Thought leader

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Not to be confused with Thought Leader, the South African news website.

A thought leader is an individual or firm that is recognized as an authority in a specialized field and whose expertise is sought and often rewarded.[1] The Oxford English Dictionary gives as its first citation for the phrase an 1887 description of Henry Ward Beecher as "one of the great thought-leaders in America." But it was revived or reinvented by marketers in the 1980s; in a 1990 article in the Wall Street Journal Marketing section, Patrick Reilly used the term "thought leader publications" to refer to such magazines as Harper's.[2]

Some have suggested that the term has negative connotations, owing to its similarity with dystopian elements found in George Orwell's Nineteen Eighty-Four which introduced the coinages thoughtcrime and thought police.[3]

The term is sometimes used to characterize leaders of service clubs, officers of veterans' organizations, of civic organizations, of women's clubs, lodges, regional officials and insurance executives.[4][5]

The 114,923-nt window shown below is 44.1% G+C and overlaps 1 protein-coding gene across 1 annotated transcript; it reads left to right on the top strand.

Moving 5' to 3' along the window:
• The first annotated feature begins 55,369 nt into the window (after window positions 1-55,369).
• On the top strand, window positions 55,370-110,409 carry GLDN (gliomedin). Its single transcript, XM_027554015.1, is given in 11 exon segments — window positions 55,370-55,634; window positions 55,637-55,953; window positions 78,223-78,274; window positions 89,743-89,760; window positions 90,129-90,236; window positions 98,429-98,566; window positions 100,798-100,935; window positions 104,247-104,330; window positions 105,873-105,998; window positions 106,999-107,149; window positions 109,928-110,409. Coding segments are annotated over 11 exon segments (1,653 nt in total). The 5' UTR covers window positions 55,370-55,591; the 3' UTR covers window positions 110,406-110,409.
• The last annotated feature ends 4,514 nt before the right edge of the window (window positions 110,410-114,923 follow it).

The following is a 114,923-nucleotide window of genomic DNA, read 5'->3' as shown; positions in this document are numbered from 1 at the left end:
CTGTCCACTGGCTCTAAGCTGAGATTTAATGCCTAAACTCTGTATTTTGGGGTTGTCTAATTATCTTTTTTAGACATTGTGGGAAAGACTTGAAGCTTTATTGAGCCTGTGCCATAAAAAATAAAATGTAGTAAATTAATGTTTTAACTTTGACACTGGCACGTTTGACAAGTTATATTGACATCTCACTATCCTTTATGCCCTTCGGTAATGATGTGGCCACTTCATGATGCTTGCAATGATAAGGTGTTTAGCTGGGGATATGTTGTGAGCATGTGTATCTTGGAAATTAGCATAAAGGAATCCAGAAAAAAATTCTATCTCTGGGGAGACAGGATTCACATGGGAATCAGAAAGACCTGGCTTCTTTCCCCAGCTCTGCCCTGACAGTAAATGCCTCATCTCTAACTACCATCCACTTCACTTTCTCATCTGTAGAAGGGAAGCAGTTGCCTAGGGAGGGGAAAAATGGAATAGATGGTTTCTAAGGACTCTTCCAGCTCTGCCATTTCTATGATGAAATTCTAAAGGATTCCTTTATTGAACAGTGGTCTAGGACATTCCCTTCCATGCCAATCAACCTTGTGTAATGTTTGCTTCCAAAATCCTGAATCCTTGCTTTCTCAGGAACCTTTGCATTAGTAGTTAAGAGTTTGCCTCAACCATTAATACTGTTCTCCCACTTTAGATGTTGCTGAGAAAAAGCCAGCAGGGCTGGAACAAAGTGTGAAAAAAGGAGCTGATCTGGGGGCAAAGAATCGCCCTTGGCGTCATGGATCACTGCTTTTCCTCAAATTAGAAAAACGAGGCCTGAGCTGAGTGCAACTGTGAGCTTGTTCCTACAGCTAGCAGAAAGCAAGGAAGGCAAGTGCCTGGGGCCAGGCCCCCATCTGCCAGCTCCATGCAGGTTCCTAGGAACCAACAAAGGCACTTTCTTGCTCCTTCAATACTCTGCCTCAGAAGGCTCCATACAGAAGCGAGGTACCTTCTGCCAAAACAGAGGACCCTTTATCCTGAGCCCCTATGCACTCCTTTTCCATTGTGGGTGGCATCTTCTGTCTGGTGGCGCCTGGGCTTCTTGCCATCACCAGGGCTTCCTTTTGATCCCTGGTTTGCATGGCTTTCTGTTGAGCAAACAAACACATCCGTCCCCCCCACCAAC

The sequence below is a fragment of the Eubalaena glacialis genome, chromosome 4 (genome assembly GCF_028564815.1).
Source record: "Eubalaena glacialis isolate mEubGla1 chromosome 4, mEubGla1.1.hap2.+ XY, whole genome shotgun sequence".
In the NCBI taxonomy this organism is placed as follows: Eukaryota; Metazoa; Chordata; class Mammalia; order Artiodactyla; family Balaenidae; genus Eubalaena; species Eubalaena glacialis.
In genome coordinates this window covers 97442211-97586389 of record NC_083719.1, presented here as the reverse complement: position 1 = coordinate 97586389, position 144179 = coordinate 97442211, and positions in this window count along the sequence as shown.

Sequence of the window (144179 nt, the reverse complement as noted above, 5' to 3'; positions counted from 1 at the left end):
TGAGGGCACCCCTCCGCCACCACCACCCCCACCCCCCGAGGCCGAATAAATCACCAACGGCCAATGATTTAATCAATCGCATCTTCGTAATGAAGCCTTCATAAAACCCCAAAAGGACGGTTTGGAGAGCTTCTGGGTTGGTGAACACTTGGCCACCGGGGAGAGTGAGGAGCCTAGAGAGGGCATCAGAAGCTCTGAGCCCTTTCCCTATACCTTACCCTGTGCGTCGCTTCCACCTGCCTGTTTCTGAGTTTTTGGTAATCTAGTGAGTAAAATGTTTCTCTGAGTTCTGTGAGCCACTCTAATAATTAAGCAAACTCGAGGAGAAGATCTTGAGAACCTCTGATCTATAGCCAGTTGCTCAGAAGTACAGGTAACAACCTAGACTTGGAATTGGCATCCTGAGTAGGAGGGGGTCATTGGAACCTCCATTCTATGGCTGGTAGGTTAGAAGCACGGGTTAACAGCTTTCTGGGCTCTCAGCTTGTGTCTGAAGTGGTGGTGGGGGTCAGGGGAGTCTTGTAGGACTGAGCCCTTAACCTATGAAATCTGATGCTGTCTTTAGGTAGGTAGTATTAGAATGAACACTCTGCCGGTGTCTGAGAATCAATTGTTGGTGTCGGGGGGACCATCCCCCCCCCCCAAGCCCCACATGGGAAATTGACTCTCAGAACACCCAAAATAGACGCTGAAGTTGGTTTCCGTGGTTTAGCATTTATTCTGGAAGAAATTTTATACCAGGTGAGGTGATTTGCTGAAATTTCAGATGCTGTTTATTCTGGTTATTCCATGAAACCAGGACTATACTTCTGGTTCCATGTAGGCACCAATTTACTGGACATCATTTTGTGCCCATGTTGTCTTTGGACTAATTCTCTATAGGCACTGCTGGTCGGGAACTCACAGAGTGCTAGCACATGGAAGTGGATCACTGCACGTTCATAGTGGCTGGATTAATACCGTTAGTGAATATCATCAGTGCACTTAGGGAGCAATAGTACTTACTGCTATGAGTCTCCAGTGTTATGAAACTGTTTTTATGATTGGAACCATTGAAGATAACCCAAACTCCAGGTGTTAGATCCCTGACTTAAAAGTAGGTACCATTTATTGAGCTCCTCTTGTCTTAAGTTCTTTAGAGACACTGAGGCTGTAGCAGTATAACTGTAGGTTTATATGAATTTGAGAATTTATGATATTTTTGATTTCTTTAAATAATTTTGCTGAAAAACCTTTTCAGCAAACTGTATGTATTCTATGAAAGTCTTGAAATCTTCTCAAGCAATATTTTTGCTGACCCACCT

Thought leadership is often used as a way of increasing or creating demand for a product or service. High tech firms often publish white papers with analyses of the economic benefits of their products as a form of marketing. These are distinct from technical white papers. Consulting firms frequently publish house reports, e.g. The McKinsey Quarterly,[6] A.T. Kearney Executive Agenda,[7] Booz & Co Strategy and Business[8] (now being acquired by PriceWaterhouseCoopers), or Deloitte Review[9] where they publish the results of research, new management models and examples of the use of consulting methodologies.[10]

New York Times' columnist David Brooks mocked the lifecycle of the role in a satirical column entitled "The Thought Leader," published in December 2013.[11]

See also[edit]

References[edit]

  1. ^ "What Is A Thought Leader?". Forbes. 2012-03-16. Retrieved 2014-02-15. 
  2. ^ Patrick Reilly, "'Thought' Magazines Weather Ad Storms." Wall Street Journal, Nov. 9, 1990.
  3. ^ Cheryl Pass "‘Thought Leaders’: Orwell’s 1984 Moves To The 21st Century", Freedom Outpost, October 11, 2012
  4. ^ Carey McWilliams (1951) "Government by Whitaker and Baxter II", The Nation, page 367, April 21
  5. ^ Scott Cutlip (1994) The Unseen Power, page 607
  6. ^ "McKinsey Quarterly | McKinsey & Company". Mckinsey.com. 2013-10-06. Retrieved 2014-02-15. 
  7. ^ "Executive Agenda ® - A.T. Kearney". Atkearney.com. 2011-03-11. Retrieved 2014-02-15. 
  8. ^ Ludwig, Helmuth (2014-02-11). "strategy+business: international business strategy news articles and award-winning analysis". Strategy-business.com. Retrieved 2014-02-15. 
  9. ^ "Deloitte Review - A semiannual publication for business leaders". Deloitte.com. Retrieved 2014-02-15. 
  10. ^ http://www.eclicktick.com/AgileDemandCreation.docx
  11. ^ David Brooks, "The Thought Leader", The New York Times, December 17, 2013.

Further reading[edit]